To Edward Whitmont
Dear Colleague 4 March 1950
I have read your paper with great interest.
Your approach to the problem of psychophysical parallelism seems to me correct in all essentials, so far as I can judge this from the psychological side.
The difficulty this problem comes up against is that what we can grasp psychologically never goes deep enough for us to recognize its connection with the physical.
And conversely, what we know physiologically is not sufficiently advanced for us to recognize what would form the bridge to the psychological.
If we approach from the psychological side we come up against the phenomena I have termed archetypes.
If I am not mistaken, these irrepresentable formations, in their whole mode of action, correspond to the “patterns of behaviour” in biology, since they seem to represent the basic forms of psychic behaviour in general.
To know what these forms are in themselves, we would have to be able to penetrate into the whole mystery of the psyche.
But this is totally unconscious to us, because the psyche cannot lay itself by the heels.
We can do no more than carefully tap out the phenomenology that gives us indirect news of the essence of the psyche.
Similarly-from the other side-physics is tapping its way into irrepresentable territory which it can visualize only indirectly by means of models.
Both sciences, the psychology of the unconscious and atomic physics, are arriving at concepts which show remarkable points of agreement.
Here I will mention only the concept of complementarity.
If we consider the psyche as a whole, we come to the conclusion that the unconscious psyche likewise exists in a space-time continuum, where time is no longer time and space no longer space.
Accordingly, causality ceases too.
Physics has reached the same frontier.
Since the one line of research proceeds from within outwards and the other from without inwards, and there is no hope of our reaching the point where the two meet, there is nothing for it but to try to find points of comparison between the deepest insights on both sides.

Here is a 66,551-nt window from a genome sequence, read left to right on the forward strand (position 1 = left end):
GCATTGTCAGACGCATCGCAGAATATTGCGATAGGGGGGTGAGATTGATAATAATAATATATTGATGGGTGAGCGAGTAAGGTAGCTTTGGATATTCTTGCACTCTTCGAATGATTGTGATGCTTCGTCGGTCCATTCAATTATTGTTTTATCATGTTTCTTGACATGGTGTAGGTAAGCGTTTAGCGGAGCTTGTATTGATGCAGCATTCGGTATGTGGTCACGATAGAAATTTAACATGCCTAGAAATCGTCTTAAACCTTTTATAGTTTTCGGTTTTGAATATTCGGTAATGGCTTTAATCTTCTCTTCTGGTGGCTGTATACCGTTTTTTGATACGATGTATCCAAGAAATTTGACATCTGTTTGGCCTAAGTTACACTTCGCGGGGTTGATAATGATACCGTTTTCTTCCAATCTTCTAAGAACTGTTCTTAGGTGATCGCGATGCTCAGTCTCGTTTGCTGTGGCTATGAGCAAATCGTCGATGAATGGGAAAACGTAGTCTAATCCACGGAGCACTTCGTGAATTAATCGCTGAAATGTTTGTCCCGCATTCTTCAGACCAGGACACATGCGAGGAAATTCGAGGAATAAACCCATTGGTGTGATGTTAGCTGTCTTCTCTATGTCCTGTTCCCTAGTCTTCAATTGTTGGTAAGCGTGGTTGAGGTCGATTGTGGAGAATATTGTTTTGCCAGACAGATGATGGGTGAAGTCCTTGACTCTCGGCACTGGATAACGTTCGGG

But this is where the above-mentioned difficulty comes in: our knowledge of the instincts, i .e., of the underlying biological drives, is very inadequate, so that it is only with the greatest difficulty and great uncertainty that we can equate the archetypes with them.
And when it comes to the chemistry of albumen, in my view all possibilities of comparison cease altogether.
There is, however, another possibility that should not be lost sight of, and that is synchronicity, which is basically nothing other than correspondentia more specifically and more precisely understood, and was as we know one of the elements in the medieval explanation of the world.
It is conceivable-and there are facts pointing in this direction-that an archetypal situation will reflect itself also in physical processes.
Thus, as early as the dream-book of Artemidorus, we come across the case of a man dreaming that his father perished in a fire, and after a few days the dreamer himself died of a high fever.
I have observed such things.
These correspondences can go still further and give rise to the most curious meaningful coincidences.
This question could be answered more or less satisfactorily only if the dreams of physically ill persons were systematically investigated.
One might then be able to see what dream motifs correspond to what physical states.
But no investigations of the sort have yet been made.
Your approach is somewhat along these lines.
As you know, these ideas were brought to a high pitch of development by Paracelsus.
Today it is a question of finding conclusive proofs.
If one wants to work this field, one encounters the further difficulty that the statistical method of science, which alone furnishes adequate proofs, stands in a relationship of complementarity to synchronicity.
This means that when we observe statistically we eliminate the synchronicity phenomenon, and conversely, when we establish synchronicity we must abandon the statistical method.
Nevertheless, the possibility remains of collecting a series of individual instances of correspondence, each instance throwing its own light on the phenomenon of synchronicity.
It would be conceivable, for instance, that salt has a general biological significance and efficacy which correspond in some way to the symbolic significance of salt.
But this constellation could be substantiated only by a large number of individual observations.
I think this would be a very difficult undertaking as long as we know so little about the nature of synchronicity, which, incidentally, has nothing to do with synchronism but connotes a meaningful coincidence which is not necessarily synchronism in the strict sense.
With collegial regards,
C.G. Jung Carl Jung, Letters Vol. 1, Pages 546-548.